"Advances in genomics, proteomics, and informatics make the timing right for this bold experiment in how science is conducted," said Rochelle Long, a pharmacologist at NIGMS. "Al Gilman's vision is to transform the way cell signaling research is done, and he's ded icating his career from this pointforward to making this work," she added.

Additional academic institutions participating in the Alliance include the University of Texas Southwestern Medical Center at Dallas, which serves are the AFCS lead site; the Ca lifornia Institute of Technology in Pasadena; the San Francisco Veterans Administration Medical Center; and Stanford University. The Alliance effort will also be partially funded with money from the pharmaceutical industry and several private donors.

In addition to the academic institutions involved, two biotechnology companies will participate directly in Alliance studies by providing
custom-made materials such as antisense reagents (ISIS Pharmaceuticals of Carlsbad, Calif.) and a technology called two-hybrid analysis, a popular method scientists use to track encounters between proteins inside cells (Myriad Genetics, Inc. of Salt Lake City, Utah).

This innovative way to fund science grew out of NIGMS' consultations with leaders in the scientific community who said repeatedly that the thorniest biological problems require the expertise and input of large, multifaceted groups of scientists.

Glue grants aim to do just that. "The purpose of the glue grant is to help address problems that are beyond the reach of individual investigators," said Marvin Cassman, director of NIGMS. "The idea is to provide resources to a lot of people working together to collaboratively attack these problems."

Impressive as it is, the AFCS effort stands out in another impor tant way. Alliance scientists working in the specially designed core laboratories have pledged to forgo two of the most coveted products of the biomedical science endeavor: intellectual property rights and first rights to publish in peer-reviewed journals, the respected anthology of scientific progress. Instead, all of the data produced in the core laboratories will be deposited immediately into the publicly accessible database.

Why would any right-minded scientist agree to such stipulations? Gilman is relying on the fact that many investigators will jump at the chance to participate in an interactive, collaborative science project they simply could not pull off in their own laboratories. And he would appear to be right, since to date, Gilman said, 250 scientists around the world have signed on as "Members," hosting topic-specific Web sites called "Molecule Pages" that will be important auxiliary components of the Alliance public database.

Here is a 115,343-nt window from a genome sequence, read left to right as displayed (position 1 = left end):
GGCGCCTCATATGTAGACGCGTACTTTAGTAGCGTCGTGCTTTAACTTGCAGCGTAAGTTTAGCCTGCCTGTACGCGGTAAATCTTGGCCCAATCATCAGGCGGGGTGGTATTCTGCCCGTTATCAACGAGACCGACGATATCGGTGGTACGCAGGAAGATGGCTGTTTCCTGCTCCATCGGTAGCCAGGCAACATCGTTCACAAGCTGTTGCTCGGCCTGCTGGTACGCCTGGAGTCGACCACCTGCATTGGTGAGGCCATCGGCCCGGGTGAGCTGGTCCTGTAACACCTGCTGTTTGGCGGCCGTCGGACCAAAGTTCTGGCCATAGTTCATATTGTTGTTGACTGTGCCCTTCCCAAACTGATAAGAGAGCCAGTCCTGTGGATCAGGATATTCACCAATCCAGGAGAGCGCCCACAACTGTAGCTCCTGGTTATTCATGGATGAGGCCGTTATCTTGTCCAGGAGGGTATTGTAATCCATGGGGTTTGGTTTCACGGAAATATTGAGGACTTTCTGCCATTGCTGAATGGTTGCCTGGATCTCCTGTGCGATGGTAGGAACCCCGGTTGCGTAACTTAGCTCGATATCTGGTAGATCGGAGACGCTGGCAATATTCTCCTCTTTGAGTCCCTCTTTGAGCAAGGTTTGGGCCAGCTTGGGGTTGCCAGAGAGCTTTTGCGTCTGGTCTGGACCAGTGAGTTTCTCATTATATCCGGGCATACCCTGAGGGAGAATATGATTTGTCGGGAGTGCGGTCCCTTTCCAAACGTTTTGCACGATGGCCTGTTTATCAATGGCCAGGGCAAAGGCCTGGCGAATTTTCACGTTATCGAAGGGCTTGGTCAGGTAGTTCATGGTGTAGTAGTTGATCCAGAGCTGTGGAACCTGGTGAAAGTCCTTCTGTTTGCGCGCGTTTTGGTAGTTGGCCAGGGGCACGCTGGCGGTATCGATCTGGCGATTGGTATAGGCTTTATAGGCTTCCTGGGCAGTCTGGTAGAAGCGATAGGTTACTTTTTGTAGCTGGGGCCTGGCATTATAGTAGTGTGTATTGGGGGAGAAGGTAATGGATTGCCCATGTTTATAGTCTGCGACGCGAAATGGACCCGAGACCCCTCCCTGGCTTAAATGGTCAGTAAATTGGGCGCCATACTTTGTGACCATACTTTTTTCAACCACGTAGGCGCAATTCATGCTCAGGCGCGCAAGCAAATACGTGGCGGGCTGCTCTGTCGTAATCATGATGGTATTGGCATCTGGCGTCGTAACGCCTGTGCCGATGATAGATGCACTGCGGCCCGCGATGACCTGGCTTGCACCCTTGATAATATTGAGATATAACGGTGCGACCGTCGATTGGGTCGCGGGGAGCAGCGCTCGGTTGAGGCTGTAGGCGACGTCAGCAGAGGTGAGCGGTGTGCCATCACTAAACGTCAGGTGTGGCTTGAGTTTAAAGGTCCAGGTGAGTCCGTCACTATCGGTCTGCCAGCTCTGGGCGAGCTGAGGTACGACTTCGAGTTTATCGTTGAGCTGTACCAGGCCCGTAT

This database will be freely accessible to any scientist with a computer and Internet access. Effectively, according to Gilman, thousands of scientists will be either participating in, or benefiting from, the Alliance. Gilman created these strict rules to encourage the free exchange of ideas and to foster other resea rchers' efforts to translate research data into medically useful information. Once the data is posted publicly, any scientist--whether part of the Alliance or not--can pursue it via conventional strategies that may lead to publications and/or patents.

I n addition to support from NIGMS, other funding for the AFCS project will be provided by several pharmaceutical companies and non-profit organizations, including Eli Lilly and Company, Johnson and Johnson, the Merck Genome Research Institute, Novartis Pha rmaceuticals Corporation, Chiron Therapeutics, Aventis, and the Agouron Institute.

NIGMS has reannounced the glue grant funding opportunity and hopes to lend a helping hand to researchers trying to solve other major biological mysteries.

A 20-second mu ltimedia presentation of a beating cardiomyocyte created by UCSD Professor of Chemistry and Biochemistry Roger Y. Tsien is posted at http://www.nigms.nih.gov/news/releases/images/cardiomyocyte.avi.

Additional information about the AFCS can be found at http://afcs.swmed.edu/. More information on the NIGMS glue grant program can be found at http://www.nigms.nih.gov/funding/gluegrants.html.

SDSC is an organized research unit of the University of California, San Diego, and the leading-edge site of the NPA CI (http://www.npaci.edu/). SDSC is funded by the National Science Foundation through NPACI and other federal agencies, the State and University of California, and private organizations. For additional information about SDSC and NPACI, see http://www.sdsc.edu/ or contact David Hart, dhart@sdsc.edu, 858-534-8314.

###

Contacts:
SDSC: David Hart, SDSC External Relations, 858-534-8314.

AFCS: Phil Schoch, UT Southwestern Office of News and Publications,
214-648-3404.

NIGMS: Alison Davis, NIGMS Office of Communications and Public Liaison,
301-496-7301.